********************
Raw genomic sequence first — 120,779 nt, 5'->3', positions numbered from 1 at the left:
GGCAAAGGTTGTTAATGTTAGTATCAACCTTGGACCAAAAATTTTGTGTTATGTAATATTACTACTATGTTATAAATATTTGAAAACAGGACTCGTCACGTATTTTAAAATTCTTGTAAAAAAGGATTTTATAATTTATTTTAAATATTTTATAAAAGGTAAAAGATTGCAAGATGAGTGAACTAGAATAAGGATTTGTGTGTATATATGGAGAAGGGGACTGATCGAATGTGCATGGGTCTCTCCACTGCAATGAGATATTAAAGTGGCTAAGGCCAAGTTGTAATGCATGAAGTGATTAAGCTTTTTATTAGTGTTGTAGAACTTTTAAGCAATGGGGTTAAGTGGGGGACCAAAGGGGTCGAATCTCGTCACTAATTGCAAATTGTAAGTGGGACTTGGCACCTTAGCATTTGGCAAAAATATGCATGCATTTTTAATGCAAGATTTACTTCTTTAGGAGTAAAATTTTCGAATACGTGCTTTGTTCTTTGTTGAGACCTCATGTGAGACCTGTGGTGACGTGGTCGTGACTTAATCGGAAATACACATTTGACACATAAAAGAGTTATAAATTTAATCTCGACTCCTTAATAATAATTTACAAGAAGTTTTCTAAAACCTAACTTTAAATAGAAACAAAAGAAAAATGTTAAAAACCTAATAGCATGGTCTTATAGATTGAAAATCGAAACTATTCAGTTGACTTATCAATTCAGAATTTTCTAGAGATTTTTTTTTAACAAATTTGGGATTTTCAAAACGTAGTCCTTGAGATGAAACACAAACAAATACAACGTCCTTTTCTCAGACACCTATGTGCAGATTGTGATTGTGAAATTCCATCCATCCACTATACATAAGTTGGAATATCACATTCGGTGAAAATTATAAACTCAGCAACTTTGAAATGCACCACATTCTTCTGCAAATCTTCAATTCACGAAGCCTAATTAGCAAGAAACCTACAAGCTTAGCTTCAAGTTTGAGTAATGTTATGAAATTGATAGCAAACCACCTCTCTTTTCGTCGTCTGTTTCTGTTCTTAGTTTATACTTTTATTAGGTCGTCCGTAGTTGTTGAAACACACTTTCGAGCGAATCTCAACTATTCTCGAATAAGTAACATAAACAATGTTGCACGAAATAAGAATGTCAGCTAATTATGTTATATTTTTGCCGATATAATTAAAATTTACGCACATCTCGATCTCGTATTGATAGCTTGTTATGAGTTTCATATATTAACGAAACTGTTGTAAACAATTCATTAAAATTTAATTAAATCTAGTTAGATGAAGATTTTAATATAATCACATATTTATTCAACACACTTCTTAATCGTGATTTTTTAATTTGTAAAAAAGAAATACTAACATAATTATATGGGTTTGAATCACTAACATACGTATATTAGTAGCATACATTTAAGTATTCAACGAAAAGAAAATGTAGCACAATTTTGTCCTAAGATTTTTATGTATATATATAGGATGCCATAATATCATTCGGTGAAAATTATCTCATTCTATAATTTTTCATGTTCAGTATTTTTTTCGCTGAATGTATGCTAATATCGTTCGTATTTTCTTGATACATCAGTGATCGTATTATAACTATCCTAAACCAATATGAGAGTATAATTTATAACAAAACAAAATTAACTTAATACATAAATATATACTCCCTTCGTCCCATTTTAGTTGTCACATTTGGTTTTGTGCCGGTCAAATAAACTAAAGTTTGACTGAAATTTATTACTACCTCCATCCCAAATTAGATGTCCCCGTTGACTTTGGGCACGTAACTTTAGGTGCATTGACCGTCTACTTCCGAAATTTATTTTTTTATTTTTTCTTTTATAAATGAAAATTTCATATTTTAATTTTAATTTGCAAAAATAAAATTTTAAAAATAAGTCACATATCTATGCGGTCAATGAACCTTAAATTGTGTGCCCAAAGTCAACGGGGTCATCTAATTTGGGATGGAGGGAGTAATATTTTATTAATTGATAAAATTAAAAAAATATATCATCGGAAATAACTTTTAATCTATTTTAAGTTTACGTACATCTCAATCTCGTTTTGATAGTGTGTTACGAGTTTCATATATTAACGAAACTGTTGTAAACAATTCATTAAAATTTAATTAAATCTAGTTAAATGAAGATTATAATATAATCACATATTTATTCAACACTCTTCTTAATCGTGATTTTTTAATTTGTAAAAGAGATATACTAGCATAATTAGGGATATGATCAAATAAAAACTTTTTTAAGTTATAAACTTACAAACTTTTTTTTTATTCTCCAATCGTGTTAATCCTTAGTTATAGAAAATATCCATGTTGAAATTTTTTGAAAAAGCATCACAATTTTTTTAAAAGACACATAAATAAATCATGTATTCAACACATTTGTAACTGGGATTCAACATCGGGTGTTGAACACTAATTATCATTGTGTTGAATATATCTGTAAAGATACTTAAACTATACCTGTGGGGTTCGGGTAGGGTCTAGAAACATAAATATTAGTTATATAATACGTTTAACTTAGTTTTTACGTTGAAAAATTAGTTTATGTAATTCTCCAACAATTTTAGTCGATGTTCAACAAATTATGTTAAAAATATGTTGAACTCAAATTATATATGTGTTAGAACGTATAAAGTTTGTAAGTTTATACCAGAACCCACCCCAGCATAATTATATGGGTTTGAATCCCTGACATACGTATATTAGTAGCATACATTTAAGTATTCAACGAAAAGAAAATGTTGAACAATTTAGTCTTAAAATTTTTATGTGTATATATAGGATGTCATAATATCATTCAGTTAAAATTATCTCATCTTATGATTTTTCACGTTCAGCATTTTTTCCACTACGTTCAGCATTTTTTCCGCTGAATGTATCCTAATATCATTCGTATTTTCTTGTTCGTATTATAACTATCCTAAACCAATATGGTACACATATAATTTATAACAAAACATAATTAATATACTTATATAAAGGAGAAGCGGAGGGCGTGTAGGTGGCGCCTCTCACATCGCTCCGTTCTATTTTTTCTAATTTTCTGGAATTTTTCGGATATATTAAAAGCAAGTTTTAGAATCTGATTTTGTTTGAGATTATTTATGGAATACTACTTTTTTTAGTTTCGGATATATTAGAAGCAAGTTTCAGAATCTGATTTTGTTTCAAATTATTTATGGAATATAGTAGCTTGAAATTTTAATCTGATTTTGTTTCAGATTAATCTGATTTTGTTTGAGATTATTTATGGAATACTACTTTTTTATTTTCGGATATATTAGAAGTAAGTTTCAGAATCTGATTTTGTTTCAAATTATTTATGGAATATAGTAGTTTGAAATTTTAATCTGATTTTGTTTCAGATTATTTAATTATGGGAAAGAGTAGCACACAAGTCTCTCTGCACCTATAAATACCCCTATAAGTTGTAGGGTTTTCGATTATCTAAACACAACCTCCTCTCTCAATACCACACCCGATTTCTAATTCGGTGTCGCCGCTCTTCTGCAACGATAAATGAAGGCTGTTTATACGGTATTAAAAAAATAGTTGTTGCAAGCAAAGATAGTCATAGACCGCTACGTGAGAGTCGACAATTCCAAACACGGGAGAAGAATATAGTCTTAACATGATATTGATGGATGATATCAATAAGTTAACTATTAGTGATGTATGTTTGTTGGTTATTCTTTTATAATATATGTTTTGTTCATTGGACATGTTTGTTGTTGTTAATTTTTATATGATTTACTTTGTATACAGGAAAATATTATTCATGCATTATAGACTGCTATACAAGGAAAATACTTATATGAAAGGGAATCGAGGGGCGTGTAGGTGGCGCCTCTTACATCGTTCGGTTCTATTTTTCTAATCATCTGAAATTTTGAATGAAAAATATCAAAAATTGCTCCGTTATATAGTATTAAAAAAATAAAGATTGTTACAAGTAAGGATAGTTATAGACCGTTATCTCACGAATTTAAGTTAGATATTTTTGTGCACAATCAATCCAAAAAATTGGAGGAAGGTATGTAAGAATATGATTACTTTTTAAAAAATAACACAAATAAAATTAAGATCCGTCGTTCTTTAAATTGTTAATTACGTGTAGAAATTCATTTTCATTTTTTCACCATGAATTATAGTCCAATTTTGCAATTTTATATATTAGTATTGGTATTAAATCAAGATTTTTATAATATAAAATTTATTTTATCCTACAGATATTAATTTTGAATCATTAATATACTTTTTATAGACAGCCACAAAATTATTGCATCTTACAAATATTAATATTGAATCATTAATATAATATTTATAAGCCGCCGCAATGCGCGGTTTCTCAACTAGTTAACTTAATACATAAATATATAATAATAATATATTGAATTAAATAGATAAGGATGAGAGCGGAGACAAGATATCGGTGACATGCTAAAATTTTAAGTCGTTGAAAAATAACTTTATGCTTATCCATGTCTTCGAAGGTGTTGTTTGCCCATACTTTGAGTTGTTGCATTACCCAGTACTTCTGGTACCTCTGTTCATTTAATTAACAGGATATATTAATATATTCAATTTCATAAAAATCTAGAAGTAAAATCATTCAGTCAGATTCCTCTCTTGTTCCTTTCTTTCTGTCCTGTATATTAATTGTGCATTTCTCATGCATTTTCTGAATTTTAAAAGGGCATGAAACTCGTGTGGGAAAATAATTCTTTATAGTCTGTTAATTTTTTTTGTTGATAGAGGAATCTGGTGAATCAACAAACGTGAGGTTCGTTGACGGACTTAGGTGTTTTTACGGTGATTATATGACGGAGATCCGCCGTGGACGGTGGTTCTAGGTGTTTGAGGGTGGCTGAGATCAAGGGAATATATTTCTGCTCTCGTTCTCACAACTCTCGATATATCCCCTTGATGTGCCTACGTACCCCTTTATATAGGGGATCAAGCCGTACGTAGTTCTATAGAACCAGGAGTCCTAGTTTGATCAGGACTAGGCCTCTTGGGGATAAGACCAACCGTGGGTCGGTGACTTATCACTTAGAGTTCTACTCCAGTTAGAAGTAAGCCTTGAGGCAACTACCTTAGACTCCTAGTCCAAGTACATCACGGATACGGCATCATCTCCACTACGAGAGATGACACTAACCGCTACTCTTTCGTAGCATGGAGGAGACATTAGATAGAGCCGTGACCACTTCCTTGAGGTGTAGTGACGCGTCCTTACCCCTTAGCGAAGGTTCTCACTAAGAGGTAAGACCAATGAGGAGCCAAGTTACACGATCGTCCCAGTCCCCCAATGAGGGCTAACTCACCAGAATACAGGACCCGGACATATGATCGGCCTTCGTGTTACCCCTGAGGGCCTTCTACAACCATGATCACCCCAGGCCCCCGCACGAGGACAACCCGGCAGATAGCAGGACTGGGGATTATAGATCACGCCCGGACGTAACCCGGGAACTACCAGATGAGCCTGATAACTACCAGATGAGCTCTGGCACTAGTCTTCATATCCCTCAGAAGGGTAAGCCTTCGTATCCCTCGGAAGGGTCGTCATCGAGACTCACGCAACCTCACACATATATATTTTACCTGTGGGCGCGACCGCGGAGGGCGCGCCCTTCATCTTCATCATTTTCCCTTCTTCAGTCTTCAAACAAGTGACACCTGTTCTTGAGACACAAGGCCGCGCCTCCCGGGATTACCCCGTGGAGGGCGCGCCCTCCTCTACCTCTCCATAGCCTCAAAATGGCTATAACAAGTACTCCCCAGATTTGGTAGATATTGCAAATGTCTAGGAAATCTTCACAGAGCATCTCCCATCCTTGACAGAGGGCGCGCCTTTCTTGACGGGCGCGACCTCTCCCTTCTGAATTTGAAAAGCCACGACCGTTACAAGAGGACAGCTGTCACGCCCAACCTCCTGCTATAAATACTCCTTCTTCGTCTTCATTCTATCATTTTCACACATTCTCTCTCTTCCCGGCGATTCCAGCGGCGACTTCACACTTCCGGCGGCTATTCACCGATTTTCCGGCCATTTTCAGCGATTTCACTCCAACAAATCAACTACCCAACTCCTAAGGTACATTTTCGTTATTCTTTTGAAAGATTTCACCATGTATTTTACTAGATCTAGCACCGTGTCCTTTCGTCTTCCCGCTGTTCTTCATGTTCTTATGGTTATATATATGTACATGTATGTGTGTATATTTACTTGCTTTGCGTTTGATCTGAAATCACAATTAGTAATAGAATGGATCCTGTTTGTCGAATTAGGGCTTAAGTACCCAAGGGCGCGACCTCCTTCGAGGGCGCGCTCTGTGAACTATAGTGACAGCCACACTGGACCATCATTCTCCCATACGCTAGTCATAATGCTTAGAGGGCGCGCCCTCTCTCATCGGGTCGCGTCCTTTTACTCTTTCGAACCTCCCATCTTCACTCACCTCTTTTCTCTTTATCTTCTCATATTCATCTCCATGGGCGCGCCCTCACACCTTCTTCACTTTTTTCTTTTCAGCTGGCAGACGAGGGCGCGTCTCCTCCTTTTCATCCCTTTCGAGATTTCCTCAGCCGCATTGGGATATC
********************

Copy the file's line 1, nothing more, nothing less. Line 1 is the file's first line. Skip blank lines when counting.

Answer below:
Raw genomic sequence first — 120,779 nt, 5'->3', positions numbered from 1 at the left: